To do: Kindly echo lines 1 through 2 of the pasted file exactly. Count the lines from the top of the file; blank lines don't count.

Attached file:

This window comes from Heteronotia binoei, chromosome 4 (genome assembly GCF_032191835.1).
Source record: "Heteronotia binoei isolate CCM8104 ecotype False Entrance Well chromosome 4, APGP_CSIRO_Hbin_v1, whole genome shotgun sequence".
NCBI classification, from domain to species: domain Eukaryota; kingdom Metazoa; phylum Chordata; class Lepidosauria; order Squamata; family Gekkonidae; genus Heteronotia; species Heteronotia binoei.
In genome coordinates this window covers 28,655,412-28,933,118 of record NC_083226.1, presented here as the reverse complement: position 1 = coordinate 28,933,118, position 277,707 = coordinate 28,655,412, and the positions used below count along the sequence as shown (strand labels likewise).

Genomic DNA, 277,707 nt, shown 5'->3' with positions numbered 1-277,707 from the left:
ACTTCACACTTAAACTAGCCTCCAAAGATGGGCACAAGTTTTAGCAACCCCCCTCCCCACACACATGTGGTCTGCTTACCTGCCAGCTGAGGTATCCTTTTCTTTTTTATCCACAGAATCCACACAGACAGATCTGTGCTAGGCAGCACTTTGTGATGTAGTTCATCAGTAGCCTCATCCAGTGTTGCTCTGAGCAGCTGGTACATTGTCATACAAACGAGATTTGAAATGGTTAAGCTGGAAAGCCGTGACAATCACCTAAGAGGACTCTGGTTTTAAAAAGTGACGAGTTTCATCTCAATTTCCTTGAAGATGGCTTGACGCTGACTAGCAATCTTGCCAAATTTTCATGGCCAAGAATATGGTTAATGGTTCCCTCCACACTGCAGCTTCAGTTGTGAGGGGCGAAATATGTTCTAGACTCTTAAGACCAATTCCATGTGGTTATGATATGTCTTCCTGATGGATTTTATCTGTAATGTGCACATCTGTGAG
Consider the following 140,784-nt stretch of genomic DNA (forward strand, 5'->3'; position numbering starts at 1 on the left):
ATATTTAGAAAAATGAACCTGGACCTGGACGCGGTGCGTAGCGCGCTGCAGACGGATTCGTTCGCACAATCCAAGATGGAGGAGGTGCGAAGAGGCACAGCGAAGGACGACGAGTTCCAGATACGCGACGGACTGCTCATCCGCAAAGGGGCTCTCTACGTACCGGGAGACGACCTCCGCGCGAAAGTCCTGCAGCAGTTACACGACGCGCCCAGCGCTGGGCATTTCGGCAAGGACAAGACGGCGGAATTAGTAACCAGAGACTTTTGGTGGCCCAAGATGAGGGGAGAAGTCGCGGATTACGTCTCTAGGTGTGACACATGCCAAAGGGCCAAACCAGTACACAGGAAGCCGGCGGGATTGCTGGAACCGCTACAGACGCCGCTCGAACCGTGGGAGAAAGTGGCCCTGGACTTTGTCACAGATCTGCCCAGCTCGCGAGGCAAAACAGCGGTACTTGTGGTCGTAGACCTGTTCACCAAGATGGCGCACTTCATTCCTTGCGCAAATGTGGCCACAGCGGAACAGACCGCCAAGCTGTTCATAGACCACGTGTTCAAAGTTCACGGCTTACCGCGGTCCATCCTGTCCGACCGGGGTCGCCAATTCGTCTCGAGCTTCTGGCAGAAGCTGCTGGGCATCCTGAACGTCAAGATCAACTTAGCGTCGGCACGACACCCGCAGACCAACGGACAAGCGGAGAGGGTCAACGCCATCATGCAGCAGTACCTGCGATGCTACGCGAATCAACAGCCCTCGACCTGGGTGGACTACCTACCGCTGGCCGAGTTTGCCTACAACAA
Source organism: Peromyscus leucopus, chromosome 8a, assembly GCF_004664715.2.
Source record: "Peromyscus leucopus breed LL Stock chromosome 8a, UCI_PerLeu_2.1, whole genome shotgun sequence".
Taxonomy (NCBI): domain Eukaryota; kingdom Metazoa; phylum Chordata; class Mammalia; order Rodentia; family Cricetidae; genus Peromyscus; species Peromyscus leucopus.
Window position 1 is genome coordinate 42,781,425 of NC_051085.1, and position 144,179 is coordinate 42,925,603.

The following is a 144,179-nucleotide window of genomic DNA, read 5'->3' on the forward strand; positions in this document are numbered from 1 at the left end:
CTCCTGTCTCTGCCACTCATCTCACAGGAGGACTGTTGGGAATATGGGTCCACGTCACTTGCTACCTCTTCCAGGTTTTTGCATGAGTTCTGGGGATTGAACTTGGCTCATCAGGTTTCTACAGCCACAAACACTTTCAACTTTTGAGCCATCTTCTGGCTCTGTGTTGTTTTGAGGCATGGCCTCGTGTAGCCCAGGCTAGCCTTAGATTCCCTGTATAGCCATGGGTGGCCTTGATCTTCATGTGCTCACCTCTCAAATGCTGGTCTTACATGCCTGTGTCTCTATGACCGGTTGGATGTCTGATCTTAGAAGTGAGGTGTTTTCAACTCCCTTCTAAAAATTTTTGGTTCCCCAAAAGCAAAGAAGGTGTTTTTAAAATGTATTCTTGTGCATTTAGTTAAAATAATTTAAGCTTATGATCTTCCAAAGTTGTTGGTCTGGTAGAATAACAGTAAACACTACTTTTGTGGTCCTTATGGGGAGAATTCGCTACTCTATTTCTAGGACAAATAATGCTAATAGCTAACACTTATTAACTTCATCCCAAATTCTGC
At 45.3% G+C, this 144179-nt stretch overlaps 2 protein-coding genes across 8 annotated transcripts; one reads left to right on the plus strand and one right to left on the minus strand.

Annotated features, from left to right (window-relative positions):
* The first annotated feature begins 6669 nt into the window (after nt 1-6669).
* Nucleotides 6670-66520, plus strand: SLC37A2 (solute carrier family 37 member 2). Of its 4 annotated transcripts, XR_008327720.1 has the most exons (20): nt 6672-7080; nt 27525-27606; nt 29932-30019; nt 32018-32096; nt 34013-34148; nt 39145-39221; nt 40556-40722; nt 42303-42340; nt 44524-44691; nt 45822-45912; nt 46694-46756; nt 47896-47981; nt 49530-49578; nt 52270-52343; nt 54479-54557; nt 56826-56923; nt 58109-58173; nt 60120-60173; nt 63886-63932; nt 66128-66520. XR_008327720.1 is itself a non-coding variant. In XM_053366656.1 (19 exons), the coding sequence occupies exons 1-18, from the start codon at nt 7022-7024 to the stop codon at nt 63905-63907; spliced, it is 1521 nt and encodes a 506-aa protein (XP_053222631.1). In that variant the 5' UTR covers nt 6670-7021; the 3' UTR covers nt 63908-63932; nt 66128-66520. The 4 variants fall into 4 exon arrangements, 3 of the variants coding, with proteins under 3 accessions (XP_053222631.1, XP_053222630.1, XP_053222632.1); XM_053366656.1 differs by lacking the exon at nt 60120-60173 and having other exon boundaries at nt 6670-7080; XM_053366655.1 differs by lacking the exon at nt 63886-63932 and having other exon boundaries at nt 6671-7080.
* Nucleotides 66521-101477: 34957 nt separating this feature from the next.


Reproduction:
This window comes from Heteronotia binoei, chromosome 4 (genome assembly GCF_032191835.1).
Source record: "Heteronotia binoei isolate CCM8104 ecotype False Entrance Well chromosome 4, APGP_CSIRO_Hbin_v1, whole genome shotgun sequence".